- Secondly, judges may get influenced by the common bad character of specific offenders while framing the rules.
The given principle basically says that unless, a punishment is based in accordance with the existing law, it cannot serve any utilitarian objective by making the criminal offender suffer. Prohibiting the retroactivity of law, the principle conveys that an individual should not be punished for something which was not a crime prior to the enactment of a particular statute of legislation. In India, we have the Article 20(1) of the Constitution which endorses the given rule of the legal maxim. Based upon the principle, it is imperative upon the judge to strictly construe the penal statue during the trial of an accused. This is necessary so that the judge does not the strain on the word used in defining the offence on any account. The legal maxim demands certainty in legislation so that not everyone is brought within them at the whim of the prosecution. Lastly, it is important that the penal legislations are reachable or accessible to the common mass so that they are educated enough to be bound by the law.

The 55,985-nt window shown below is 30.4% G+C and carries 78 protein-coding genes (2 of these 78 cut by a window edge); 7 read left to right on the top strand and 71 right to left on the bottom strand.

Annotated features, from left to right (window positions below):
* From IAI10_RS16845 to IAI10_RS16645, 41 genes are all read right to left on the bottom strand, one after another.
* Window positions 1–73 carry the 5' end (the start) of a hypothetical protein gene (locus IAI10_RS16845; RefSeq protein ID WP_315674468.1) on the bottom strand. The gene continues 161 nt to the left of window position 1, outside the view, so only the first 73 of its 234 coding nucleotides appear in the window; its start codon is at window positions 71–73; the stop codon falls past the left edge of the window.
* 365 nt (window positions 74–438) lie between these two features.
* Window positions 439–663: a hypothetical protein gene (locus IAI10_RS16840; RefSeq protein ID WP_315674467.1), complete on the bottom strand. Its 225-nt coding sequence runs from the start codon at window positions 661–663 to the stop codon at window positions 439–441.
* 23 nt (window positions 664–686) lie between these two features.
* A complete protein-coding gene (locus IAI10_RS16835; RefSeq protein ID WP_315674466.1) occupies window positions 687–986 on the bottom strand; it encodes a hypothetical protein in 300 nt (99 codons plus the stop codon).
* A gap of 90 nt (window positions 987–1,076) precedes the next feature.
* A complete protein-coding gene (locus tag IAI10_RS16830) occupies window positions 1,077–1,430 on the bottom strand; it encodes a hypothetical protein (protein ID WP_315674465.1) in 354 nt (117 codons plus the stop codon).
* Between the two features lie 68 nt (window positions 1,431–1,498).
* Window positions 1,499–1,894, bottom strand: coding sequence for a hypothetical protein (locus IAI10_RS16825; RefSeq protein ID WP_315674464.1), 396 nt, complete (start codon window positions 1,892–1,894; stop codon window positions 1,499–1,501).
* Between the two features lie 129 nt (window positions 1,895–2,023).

Rao Shiv Bahadur Singh v. State, 1953 SCR 1188
 Sakshi v. UOI, (2004) 5 SCC 518
 RS Joshi v Ajit Mills Limited, AIR 1977 SC 2279 (India)
 Rattan Lal v State of Punjab, AIR 1965 SC 444 (India)
 Trompson v Utah, 170 U.S 343
 Hatishingh Manufacturing Company v. UOI, AIR 1960 SC 923 (India)
 Sarla Mudgal v India, AIR 1995 SC 1531 (India)
 Lily Thomas v UOI, AIR 2000 SC 1650 (India)
 7 W.R (PC) 18
 R v Prince (1884) QBD 247
 WILLIAM G., CRIMINAL LAW 600(2d ed.)
 Harla v. State of Rajasthan, 1952 SCR 110.